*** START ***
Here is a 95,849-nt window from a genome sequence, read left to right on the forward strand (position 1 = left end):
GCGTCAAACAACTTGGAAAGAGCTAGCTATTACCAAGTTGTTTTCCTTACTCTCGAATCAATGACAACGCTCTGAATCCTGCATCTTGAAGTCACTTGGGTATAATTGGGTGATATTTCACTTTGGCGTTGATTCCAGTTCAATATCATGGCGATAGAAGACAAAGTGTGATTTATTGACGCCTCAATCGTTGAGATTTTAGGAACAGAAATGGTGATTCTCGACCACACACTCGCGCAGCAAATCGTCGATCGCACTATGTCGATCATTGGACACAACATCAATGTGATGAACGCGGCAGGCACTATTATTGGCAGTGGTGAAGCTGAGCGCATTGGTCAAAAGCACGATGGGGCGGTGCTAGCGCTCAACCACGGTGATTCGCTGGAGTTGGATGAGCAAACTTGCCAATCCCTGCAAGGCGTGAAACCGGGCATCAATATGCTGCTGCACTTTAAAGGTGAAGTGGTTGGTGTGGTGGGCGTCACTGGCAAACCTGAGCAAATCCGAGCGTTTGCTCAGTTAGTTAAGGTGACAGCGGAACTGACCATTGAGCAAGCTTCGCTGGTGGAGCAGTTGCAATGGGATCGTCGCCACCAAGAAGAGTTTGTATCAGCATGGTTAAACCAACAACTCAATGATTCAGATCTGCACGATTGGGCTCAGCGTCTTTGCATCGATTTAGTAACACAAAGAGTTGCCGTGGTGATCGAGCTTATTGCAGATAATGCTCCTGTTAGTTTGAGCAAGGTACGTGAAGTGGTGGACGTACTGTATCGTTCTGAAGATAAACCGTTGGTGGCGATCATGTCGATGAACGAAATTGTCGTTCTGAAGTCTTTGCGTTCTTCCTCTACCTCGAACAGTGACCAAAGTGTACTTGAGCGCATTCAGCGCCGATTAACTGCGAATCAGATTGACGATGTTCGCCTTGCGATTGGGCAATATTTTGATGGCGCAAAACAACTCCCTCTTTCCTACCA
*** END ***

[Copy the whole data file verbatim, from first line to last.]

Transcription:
Here is a 95,849-nt window from a genome sequence, read left to right on the forward strand (position 1 = left end):
GCGTCAAACAACTTGGAAAGAGCTAGCTATTACCAAGTTGTTTTCCTTACTCTCGAATCAATGACAACGCTCTGAATCCTGCATCTTGAAGTCACTTGGGTATAATTGGGTGATATTTCACTTTGGCGTTGATTCCAGTTCAATATCATGGCGATAGAAGACAAAGTGTGATTTATTGACGCCTCAATCGTTGAGATTTTAGGAACAGAAATGGTGATTCTCGACCACACACTCGCGCAGCAAATCGTCGATCGCACTATGTCGATCATTGGACACAACATCAATGTGATGAACGCGGCAGGCACTATTATTGGCAGTGGTGAAGCTGAGCGCATTGGTCAAAAGCACGATGGGGCGGTGCTAGCGCTCAACCACGGTGATTCGCTGGAGTTGGATGAGCAAACTTGCCAATCCCTGCAAGGCGTGAAACCGGGCATCAATATGCTGCTGCACTTTAAAGGTGAAGTGGTTGGTGTGGTGGGCGTCACTGGCAAACCTGAGCAAATCCGAGCGTTTGCTCAGTTAGTTAAGGTGACAGCGGAACTGACCATTGAGCAAGCTTCGCTGGTGGAGCAGTTGCAATGGGATCGTCGCCACCAAGAAGAGTTTGTATCAGCATGGTTAAACCAACAACTCAATGATTCAGATCTGCACGATTGGGCTCAGCGTCTTTGCATCGATTTAGTAACACAAAGAGTTGCCGTGGTGATCGAGCTTATTGCAGATAATGCTCCTGTTAGTTTGAGCAAGGTACGTGAAGTGGTGGACGTACTGTATCGTTCTGAAGATAAACCGTTGGTGGCGATCATGTCGATGAACGAAATTGTCGTTCTGAAGTCTTTGCGTTCTTCCTCTACCTCGAACAGTGACCAAAGTGTACTTGAGCGCATTCAGCGCCGATTAACTGCGAATCAGATTGACGATGTTCGCCTTGCGATTGGGCAATATTTTGATGGCGCAAAACAACTCCCTCTTTCCTACCA